The best of Australian aboriginal artwork is much sought after internationally.
Australian aboriginal dot art from the Central Desert, Australian rock art from the Kimberleys and Arnhem Land and the amazing head-dresses from the Torres Straits are well known, with famous collections of these art forms housed in the Australian National Art Gallery. But the indigenous art from Far North Queensland is only recently finding its place on the world stage.
Of particular interest is the work from the “Lockhart River Gang” a
group of young, energetic painters. Named a “gang” from their origins as
a “work for the dole” group, this relatively new Australian aborigine
art movement has received much encouragement, training and public
Well promoted and provided with brilliant exhibition opportunities, the dozen or so young people have developed a well-deserved reputation for excellence.
Fiona Omeenyo, Samantha Hobson and Silas Hobson are amongst the best
known of the artists, who live in a very isolated area, about eight
hundred kilometres north of Cairns.
They mostly paint on canvas with acrylic but are also competent printmakers, producing either screenprints or linoprints at the art centre at Lockhart River. Amongst their North Queensland teachers have been Cairns artists Anne and Ron Edwards and Arone Meeks.
tribal elders from the community still produce baskets made from lawyer
cane, palm, paper bark, pandanus or grass as well as necklaces from
shells and seeds.
At Mossman, close to Port Douglas, the well-respected elder, weaver, Wilma Walker kept alive one of the most traditional types of aboriginal artwork of the tropical rainforests.
Although Wilma taught
the weaving of beautifully shaped baskets, made from the rare black palm
to all those who were interested, she regretted that few of the younger
generation were interested in such a labour-intensive pastime.
Born at Mossman Gorge, Wilma remembered the men of her family making
fish traps and bi-cornal baskets from lawyer cane. Carried by a vine
strap across the forehead, the baskets were used for carrying yams, fish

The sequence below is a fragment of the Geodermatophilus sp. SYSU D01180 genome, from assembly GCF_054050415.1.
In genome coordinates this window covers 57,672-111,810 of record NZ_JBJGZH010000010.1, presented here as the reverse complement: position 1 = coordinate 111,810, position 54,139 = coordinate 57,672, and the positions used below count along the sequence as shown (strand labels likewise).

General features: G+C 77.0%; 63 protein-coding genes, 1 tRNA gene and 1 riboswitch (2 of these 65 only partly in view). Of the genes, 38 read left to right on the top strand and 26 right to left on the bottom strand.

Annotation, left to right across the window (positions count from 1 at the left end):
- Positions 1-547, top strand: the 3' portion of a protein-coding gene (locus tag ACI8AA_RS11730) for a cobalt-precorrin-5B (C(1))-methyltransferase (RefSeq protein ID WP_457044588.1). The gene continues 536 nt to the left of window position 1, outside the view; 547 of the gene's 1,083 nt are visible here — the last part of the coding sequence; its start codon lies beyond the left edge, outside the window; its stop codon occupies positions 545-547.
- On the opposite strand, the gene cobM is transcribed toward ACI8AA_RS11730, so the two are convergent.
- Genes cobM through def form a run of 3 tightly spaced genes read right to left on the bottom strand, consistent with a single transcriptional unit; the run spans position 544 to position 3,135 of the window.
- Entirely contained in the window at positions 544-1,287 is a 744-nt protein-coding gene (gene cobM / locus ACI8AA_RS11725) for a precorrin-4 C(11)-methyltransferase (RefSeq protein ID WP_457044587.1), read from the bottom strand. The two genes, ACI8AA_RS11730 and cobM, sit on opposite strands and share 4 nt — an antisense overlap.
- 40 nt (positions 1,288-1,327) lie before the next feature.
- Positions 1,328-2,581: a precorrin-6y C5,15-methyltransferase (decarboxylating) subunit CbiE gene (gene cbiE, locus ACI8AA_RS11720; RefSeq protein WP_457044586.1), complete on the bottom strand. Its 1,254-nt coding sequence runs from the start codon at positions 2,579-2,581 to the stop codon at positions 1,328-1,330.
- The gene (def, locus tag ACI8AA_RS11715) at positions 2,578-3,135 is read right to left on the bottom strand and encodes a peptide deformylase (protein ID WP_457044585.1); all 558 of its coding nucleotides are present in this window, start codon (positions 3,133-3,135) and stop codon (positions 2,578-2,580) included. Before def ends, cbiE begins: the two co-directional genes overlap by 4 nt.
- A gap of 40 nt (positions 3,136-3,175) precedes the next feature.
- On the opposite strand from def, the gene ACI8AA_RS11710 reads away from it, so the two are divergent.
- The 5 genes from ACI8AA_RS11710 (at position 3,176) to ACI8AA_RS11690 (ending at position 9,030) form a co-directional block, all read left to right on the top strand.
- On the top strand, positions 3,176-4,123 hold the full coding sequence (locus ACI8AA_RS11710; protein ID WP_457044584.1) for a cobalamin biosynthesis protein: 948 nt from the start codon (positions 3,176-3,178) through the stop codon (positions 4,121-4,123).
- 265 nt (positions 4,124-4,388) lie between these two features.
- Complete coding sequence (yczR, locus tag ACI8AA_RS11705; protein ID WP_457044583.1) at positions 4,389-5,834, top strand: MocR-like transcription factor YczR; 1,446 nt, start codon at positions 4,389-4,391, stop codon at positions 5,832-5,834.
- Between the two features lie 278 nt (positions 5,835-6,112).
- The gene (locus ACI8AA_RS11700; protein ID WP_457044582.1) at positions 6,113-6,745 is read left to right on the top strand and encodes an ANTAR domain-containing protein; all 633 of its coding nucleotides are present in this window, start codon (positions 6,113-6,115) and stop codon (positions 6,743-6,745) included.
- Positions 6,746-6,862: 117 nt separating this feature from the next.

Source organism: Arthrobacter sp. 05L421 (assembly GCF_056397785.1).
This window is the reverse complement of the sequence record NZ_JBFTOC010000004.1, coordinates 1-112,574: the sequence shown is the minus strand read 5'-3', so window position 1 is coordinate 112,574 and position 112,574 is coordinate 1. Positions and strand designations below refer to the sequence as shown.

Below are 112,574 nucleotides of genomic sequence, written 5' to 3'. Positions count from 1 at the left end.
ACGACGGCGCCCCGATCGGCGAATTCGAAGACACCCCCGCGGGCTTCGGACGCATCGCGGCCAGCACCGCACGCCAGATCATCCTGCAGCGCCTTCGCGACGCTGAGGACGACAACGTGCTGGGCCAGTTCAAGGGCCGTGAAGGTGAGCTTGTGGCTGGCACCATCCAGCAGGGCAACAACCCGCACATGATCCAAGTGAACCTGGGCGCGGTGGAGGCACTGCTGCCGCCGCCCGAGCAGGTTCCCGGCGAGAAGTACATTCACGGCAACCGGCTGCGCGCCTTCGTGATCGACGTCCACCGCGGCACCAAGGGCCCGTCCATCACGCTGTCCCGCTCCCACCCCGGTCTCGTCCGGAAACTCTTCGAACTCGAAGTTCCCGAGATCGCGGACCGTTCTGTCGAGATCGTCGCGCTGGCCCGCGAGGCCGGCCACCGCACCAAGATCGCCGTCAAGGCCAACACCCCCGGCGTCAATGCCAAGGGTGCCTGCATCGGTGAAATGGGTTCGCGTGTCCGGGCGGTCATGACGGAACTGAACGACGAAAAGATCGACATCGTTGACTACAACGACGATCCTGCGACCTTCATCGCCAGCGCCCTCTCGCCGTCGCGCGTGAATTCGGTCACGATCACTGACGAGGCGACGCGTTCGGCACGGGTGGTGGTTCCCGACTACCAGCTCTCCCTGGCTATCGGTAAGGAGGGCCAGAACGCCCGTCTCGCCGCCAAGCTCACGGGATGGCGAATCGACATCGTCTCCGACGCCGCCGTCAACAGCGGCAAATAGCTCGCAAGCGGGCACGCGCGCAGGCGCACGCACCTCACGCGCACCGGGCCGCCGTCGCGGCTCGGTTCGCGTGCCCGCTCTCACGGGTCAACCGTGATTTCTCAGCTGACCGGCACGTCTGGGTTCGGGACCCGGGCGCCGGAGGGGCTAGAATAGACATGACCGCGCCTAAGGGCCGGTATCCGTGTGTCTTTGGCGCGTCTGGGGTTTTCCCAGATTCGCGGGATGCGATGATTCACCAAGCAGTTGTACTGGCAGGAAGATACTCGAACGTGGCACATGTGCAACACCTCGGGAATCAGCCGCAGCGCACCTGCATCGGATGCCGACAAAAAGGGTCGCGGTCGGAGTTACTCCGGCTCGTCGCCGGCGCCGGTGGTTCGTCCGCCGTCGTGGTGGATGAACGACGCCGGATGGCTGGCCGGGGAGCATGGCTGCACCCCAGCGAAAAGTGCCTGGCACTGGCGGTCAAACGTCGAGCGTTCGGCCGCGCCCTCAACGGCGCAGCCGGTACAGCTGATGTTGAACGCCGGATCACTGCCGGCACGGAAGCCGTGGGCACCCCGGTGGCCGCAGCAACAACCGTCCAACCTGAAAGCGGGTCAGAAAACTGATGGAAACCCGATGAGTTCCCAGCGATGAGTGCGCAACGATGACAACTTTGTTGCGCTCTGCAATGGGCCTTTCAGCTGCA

and fruit. The Deeral community still makes these on occasions but the
art seems to have died out in other centres.
Sadly (2009) Wilma has passed away and, although some of her
grand-children have learned her skills the passion for this particular
form of aboriginal artwork does not appear to be there. But they are
young and have many exciting opportunities before them. Perhaps, in
years to come, they will value the retention of their living culture and
will revive these weaving skills.
In Cairns, Arone Meeks works as a sculptor, painter and printmaker, making commentary on social issues pertaining to aboriginality. Along with other graduates from the Cairns Aboriginal and Torres Strait Islander visual arts course, he is active in Cairns art circles and exhibits world-wide.
One such TAFE graduate is Norman Miller (Munganbana) who comes from the mountainous, rainforest region inland from Cairns (his name “mountain water” derives from the many lakes and waterfalls in the green and fertile Tablelands area of his homeland).
Norman is a painter
(he won the Sheraton Mirage Open Prize in 2006), who tells ancestral
stories in paint, but who also produces charming lino prints of animals
of the region – the shy platypus, fresh-water turtles, lizards and
pythons which inhabit the fringes of deep volcanic lakes.
A potter/sculptor of great note is Thancoupie. Originally from an area near Weipa, Thancoupie, sadly now deceased, was highly respected as an artist and teacher of her people. Her work is in many prestigious collections.
For an interesting overview of Australian aboriginal art please see the National Gallery site.